Non-surgical treatments for patients with hyperhidrosis:
- Drysol: (brand name for aluminum chloride hexahydrate) is a prescription medication commonly prescribed for hyperhidrosis. Generally treatment is repeated nightly until sweating is under control. This may happen after just two or more treatments. Thereafter, you can apply Drysol once or twice weekly or as needed. Your physician will instruct you on how to take the medication.
- Botox: Botox injections have been used for the hands and the armpit area. For the hands and armpit, the treatment requires many injections of Botox during a single session. These are usually effective in reducing the sweat and the effect will last for three to six months.
- Iontophoresis: Iontophoresis when hands or feet are placed in water with low voltage DC electrical current.
- Anti-anxiety drugs: These types of drugs have been tried but they have very little role in the treatment of hyperhidrosis. While sweating may increase with tension and anxiety, these symptoms do not necessarily point to hyperhidrosis.
- Psychotherapy: Psychotherapy has been tried but seems to play little role in the treatment of hyperhidrosis because, while the sweating may increase with tension and anxiety these symptoms do not necessarily point to hyperhidrosis.
- Drying medicines: There are pills that can be taken to dry up the sweating, however, patients complain that these medicines can cause dry mouth and dry eyes.
Surgical treatment options for patients with hyperhidrosis:
Surgery for hyperhidrosis has been performed for 70 years. In the past, the procedure required a chest incision and spreading the ribs, which is painful and required admission to the hospital. Currently, the procedure is performed with minimally invasive surgery and on an outpatient basis. There are several methods for surgical treatment of hyperhidrosis, including cutting the nerve, clipping the nerve and removing the nerve. The most common method is cutting the nerve.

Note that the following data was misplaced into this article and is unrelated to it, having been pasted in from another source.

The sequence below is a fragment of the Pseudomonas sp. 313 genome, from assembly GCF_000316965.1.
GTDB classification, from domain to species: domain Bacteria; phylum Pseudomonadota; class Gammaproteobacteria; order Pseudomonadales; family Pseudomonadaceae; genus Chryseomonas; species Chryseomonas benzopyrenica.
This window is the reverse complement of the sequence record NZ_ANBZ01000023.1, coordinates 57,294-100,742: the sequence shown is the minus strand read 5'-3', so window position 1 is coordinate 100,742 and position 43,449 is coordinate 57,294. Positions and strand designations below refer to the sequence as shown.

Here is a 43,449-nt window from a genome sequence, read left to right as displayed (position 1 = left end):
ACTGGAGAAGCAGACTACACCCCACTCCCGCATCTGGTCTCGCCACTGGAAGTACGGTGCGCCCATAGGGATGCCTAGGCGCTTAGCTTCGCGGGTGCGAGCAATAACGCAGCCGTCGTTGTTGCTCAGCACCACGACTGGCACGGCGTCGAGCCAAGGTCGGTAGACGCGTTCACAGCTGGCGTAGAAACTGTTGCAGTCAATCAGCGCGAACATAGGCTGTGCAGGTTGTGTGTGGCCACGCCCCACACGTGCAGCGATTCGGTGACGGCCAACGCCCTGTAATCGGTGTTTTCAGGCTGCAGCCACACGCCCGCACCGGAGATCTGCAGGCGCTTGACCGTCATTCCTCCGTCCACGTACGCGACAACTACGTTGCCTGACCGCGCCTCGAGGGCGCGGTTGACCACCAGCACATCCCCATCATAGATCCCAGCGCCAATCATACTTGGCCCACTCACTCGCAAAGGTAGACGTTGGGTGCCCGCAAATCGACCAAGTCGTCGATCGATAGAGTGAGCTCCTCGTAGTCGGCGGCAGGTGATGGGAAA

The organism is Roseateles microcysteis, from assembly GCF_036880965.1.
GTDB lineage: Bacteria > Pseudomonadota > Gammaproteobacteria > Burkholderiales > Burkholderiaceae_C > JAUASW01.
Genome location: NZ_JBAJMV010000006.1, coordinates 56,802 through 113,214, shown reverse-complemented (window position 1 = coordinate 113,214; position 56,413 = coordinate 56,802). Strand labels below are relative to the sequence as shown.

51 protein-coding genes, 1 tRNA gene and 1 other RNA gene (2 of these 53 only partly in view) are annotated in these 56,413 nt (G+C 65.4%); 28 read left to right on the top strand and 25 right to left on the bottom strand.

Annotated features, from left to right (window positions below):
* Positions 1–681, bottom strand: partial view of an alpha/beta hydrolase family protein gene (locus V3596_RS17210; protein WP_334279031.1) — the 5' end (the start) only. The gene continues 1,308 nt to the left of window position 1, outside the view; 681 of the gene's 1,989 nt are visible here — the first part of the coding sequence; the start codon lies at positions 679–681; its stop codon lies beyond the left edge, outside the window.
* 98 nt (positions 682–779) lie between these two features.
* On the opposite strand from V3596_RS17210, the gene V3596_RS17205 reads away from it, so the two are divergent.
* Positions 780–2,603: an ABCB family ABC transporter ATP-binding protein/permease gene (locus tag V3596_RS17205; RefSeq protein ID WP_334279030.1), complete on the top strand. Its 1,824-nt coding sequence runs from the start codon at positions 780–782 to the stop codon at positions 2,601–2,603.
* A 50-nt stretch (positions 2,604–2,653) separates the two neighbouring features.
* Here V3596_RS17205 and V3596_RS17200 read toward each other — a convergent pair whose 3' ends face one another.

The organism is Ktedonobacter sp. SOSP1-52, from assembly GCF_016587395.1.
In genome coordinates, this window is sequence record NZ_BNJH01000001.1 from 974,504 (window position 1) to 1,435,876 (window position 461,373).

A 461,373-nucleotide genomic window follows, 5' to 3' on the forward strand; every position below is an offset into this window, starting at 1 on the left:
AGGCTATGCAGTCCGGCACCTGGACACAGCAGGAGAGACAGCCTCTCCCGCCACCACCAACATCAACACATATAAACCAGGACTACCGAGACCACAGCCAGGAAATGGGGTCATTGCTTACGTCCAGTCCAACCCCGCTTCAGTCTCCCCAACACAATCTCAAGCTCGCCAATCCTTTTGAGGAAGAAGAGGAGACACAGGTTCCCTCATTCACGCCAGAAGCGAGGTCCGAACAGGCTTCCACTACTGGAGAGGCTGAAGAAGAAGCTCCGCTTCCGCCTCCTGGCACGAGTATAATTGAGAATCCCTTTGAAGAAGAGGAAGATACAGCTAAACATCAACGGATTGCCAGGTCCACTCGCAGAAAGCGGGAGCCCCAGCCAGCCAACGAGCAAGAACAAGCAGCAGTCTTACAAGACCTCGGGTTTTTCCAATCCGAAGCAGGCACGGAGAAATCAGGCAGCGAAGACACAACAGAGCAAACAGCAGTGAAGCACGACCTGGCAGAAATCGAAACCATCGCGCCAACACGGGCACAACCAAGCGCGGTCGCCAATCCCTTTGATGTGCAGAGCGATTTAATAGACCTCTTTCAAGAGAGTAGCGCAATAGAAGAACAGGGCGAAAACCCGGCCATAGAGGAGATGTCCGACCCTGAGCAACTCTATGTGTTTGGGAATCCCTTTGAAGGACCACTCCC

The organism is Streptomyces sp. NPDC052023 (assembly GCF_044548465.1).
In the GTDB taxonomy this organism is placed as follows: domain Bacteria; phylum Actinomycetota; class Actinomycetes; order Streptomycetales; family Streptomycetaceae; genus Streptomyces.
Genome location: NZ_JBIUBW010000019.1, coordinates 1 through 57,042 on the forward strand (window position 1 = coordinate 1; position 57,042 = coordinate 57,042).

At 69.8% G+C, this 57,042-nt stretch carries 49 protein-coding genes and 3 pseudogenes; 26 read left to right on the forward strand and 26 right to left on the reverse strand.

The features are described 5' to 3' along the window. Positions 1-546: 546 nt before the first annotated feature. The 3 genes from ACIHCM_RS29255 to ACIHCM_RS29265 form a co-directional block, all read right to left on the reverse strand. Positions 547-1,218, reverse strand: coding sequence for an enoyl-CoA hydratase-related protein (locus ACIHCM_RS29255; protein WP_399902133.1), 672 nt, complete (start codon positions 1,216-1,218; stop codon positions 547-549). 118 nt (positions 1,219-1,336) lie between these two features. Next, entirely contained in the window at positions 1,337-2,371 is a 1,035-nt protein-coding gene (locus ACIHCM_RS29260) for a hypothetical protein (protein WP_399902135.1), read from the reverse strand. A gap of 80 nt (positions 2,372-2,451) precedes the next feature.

Almost all patients have substantial reduction in sweaty hands after the operation, however, improvement in the armpit and plantar (foot) sweating is much less consistent and not as predictable.
While the procedure is usually performed with low risk on an outpatient basis, there are risks to every procedure. Normally, patients have mild chest pain for a few days (though it can last longer or be severe). But they are normally able to work after a few days.
Most patients experience compensatory hyperhidrosis which means they experience increased sweating in other areas of the body, such as the scalp, chest wall, thighs or feet. The increased sweating may decrease in the months following the operation and patients usually do not mind mild increased sweating because the severely debilitating hand sweating has improved so much.
About five percent of patients experience severe compensatory sweating. Some patients may find this so severe that they are unhappy that they underwent the procedure.
Horner’s Syndrome (droopy eyelids) occurs in about 1 percent of people undergoing the procedure. If this occurs, it may be temporary or may require eye surgery to correct the droop.
Patients also have the usual risks of any operation, including bleeding, infection, and collapsed lung.